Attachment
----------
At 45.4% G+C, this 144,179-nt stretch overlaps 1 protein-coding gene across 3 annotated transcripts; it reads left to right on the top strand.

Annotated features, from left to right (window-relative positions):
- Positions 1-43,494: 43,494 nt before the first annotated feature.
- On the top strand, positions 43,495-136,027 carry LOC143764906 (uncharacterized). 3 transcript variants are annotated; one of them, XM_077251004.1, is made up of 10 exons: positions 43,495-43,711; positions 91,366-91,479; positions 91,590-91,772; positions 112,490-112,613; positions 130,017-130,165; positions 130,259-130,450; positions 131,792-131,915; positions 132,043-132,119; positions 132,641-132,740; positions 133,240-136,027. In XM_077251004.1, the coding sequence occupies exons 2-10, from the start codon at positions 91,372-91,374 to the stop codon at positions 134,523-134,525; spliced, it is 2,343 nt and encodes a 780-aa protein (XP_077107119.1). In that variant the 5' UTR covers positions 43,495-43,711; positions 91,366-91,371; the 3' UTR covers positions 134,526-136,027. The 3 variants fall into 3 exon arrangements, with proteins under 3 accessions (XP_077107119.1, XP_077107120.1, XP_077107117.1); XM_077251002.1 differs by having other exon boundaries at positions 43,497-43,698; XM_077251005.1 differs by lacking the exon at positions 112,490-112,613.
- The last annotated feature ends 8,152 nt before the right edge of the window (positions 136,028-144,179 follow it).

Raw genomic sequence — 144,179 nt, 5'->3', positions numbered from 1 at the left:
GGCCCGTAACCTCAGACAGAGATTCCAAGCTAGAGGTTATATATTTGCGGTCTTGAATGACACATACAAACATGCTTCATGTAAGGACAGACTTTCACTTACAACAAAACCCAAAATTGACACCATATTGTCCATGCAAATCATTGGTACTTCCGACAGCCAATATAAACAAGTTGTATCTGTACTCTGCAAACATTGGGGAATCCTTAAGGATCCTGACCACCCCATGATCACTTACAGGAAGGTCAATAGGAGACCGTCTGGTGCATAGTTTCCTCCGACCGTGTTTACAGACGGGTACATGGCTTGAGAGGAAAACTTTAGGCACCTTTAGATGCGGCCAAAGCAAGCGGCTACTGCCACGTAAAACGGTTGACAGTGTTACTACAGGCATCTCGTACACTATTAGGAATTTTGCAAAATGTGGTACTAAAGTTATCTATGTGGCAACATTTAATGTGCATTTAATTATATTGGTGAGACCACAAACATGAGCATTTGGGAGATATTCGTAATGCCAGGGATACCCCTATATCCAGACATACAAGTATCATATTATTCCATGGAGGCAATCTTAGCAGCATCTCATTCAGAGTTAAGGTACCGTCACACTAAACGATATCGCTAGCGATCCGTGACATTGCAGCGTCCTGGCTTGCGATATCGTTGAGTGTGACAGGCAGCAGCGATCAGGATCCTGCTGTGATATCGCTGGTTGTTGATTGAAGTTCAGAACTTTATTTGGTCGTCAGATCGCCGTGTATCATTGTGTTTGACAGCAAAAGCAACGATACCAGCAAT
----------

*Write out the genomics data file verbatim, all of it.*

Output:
At 45.4% G+C, this 144,179-nt stretch overlaps 1 protein-coding gene across 3 annotated transcripts; it reads left to right on the top strand.

Annotated features, from left to right (window-relative positions):
- Positions 1-43,494: 43,494 nt before the first annotated feature.
- On the top strand, positions 43,495-136,027 carry LOC143764906 (uncharacterized). 3 transcript variants are annotated; one of them, XM_077251004.1, is made up of 10 exons: positions 43,495-43,711; positions 91,366-91,479; positions 91,590-91,772; positions 112,490-112,613; positions 130,017-130,165; positions 130,259-130,450; positions 131,792-131,915; positions 132,043-132,119; positions 132,641-132,740; positions 133,240-136,027. In XM_077251004.1, the coding sequence occupies exons 2-10, from the start codon at positions 91,372-91,374 to the stop codon at positions 134,523-134,525; spliced, it is 2,343 nt and encodes a 780-aa protein (XP_077107119.1). In that variant the 5' UTR covers positions 43,495-43,711; positions 91,366-91,371; the 3' UTR covers positions 134,526-136,027. The 3 variants fall into 3 exon arrangements, with proteins under 3 accessions (XP_077107119.1, XP_077107120.1, XP_077107117.1); XM_077251002.1 differs by having other exon boundaries at positions 43,497-43,698; XM_077251005.1 differs by lacking the exon at positions 112,490-112,613.
- The last annotated feature ends 8,152 nt before the right edge of the window (positions 136,028-144,179 follow it).

Raw genomic sequence — 144,179 nt, 5'->3', positions numbered from 1 at the left:
GGCCCGTAACCTCAGACAGAGATTCCAAGCTAGAGGTTATATATTTGCGGTCTTGAATGACACATACAAACATGCTTCATGTAAGGACAGACTTTCACTTACAACAAAACCCAAAATTGACACCATATTGTCCATGCAAATCATTGGTACTTCCGACAGCCAATATAAACAAGTTGTATCTGTACTCTGCAAACATTGGGGAATCCTTAAGGATCCTGACCACCCCATGATCACTTACAGGAAGGTCAATAGGAGACCGTCTGGTGCATAGTTTCCTCCGACCGTGTTTACAGACGGGTACATGGCTTGAGAGGAAAACTTTAGGCACCTTTAGATGCGGCCAAAGCAAGCGGCTACTGCCACGTAAAACGGTTGACAGTGTTACTACAGGCATCTCGTACACTATTAGGAATTTTGCAAAATGTGGTACTAAAGTTATCTATGTGGCAACATTTAATGTGCATTTAATTATATTGGTGAGACCACAAACATGAGCATTTGGGAGATATTCGTAATGCCAGGGATACCCCTATATCCAGACATACAAGTATCATATTATTCCATGGAGGCAATCTTAGCAGCATCTCATTCAGAGTTAAGGTACCGTCACACTAAACGATATCGCTAGCGATCCGTGACATTGCAGCGTCCTGGCTTGCGATATCGTTGAGTGTGACAGGCAGCAGCGATCAGGATCCTGCTGTGATATCGCTGGTTGTTGATTGAAGTTCAGAACTTTATTTGGTCGTCAGATCGCCGTGTATCATTGTGTTTGACAGCAAAAGCAACGATACCAGCAAT